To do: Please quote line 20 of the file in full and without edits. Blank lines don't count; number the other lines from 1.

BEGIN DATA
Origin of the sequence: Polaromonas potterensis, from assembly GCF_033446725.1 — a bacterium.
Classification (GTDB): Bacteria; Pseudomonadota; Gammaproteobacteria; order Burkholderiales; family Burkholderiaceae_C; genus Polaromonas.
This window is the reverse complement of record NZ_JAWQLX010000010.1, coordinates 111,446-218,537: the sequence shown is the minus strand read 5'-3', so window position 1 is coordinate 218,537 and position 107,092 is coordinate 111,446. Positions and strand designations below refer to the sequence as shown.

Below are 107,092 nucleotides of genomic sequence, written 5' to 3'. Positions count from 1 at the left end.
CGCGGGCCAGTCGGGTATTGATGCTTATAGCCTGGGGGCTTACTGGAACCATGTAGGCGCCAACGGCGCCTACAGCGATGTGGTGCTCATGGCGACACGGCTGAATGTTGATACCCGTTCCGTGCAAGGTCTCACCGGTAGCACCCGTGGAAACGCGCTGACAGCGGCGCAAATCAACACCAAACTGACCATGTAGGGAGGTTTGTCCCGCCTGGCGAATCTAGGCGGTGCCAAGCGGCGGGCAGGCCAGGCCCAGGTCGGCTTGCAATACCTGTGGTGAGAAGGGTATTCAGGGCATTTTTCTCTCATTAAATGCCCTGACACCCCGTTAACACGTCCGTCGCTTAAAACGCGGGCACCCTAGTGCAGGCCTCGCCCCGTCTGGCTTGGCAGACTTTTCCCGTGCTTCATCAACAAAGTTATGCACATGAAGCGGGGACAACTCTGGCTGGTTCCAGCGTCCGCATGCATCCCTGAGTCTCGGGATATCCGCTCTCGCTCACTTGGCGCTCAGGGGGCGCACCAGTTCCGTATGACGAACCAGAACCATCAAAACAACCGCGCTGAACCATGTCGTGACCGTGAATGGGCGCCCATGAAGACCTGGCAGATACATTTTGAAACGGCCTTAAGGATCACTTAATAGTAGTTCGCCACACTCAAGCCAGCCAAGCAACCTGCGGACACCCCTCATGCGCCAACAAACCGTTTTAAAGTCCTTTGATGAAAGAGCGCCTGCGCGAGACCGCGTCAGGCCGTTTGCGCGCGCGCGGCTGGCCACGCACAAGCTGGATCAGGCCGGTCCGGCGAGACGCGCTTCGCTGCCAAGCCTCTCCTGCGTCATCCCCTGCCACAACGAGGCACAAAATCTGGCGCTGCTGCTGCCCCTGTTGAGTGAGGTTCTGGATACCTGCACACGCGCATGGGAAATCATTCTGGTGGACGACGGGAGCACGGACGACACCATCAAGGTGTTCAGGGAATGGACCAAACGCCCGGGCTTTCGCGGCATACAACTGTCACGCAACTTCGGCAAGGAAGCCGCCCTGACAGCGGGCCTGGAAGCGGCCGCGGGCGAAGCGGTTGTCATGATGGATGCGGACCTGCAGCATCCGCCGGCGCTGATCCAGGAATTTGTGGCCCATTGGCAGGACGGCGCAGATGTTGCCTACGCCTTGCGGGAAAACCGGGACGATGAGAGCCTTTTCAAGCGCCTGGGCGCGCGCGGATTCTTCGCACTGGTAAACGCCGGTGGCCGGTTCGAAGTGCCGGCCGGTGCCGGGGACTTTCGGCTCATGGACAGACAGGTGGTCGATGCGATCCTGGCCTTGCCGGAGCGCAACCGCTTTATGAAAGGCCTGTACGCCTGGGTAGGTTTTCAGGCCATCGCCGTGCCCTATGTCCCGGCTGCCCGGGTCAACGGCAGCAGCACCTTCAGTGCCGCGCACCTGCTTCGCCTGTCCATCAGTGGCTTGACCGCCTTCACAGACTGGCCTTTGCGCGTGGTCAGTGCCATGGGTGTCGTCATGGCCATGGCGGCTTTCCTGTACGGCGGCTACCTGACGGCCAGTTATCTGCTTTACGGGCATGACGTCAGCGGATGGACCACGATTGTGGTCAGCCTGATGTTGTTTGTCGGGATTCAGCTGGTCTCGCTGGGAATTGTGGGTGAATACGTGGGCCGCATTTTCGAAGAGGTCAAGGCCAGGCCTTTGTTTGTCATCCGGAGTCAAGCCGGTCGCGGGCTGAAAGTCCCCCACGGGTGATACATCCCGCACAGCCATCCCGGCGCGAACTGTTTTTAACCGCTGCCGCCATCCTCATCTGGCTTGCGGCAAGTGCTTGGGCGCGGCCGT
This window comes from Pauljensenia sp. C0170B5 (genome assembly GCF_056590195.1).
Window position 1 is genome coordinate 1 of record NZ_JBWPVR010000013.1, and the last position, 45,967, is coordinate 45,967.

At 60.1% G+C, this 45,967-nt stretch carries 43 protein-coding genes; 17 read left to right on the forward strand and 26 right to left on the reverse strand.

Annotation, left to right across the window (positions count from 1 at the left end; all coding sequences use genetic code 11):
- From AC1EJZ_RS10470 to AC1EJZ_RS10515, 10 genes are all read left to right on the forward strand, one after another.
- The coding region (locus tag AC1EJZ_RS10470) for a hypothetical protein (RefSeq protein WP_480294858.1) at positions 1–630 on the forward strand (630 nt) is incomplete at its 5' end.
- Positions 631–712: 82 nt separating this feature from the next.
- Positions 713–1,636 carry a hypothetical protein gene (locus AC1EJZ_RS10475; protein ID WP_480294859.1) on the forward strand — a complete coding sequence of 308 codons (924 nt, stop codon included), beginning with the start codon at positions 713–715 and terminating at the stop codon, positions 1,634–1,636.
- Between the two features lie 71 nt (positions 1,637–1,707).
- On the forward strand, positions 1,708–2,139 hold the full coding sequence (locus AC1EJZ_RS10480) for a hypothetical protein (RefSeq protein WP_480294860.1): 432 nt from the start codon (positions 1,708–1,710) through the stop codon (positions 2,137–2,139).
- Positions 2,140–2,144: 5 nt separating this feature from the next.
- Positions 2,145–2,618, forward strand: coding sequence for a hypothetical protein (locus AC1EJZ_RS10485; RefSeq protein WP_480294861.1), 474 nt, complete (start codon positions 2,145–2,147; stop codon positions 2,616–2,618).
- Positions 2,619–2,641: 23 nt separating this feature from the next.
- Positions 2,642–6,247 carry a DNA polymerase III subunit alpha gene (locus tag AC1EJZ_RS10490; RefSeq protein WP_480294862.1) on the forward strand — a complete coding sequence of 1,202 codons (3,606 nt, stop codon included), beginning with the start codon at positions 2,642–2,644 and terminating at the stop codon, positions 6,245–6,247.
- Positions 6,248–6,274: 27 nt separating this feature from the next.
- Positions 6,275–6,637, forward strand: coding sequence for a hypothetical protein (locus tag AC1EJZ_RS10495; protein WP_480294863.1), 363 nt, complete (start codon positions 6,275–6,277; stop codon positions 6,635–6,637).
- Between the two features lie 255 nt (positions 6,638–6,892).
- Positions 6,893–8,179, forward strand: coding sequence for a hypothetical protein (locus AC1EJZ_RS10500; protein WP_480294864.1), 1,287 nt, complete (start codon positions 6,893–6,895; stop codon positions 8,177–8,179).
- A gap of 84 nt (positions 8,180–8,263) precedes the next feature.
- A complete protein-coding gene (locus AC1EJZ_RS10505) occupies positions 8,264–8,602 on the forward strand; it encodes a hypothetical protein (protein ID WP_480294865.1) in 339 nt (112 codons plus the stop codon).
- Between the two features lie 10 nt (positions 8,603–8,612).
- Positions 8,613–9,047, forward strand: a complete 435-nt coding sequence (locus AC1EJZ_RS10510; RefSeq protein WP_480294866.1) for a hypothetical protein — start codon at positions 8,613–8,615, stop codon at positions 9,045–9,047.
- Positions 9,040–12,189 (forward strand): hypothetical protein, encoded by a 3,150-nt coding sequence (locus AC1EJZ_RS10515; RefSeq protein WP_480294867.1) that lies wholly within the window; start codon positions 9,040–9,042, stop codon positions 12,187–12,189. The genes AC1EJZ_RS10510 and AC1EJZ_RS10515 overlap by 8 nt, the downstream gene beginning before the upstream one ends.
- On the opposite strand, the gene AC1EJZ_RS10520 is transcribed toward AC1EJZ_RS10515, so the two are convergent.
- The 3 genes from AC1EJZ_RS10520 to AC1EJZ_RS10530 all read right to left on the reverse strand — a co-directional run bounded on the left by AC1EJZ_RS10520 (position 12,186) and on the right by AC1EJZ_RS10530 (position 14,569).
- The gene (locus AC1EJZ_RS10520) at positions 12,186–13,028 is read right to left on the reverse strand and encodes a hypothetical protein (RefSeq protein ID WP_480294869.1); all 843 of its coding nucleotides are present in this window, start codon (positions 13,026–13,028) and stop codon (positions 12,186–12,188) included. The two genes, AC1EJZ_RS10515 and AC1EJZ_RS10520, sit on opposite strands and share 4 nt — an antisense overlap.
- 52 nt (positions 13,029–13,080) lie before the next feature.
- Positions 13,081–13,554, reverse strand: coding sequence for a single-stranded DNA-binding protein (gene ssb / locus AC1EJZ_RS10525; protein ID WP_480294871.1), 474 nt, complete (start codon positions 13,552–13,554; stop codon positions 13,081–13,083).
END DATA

- Positions 6,248–6,274: 27 nt separating this feature from the next.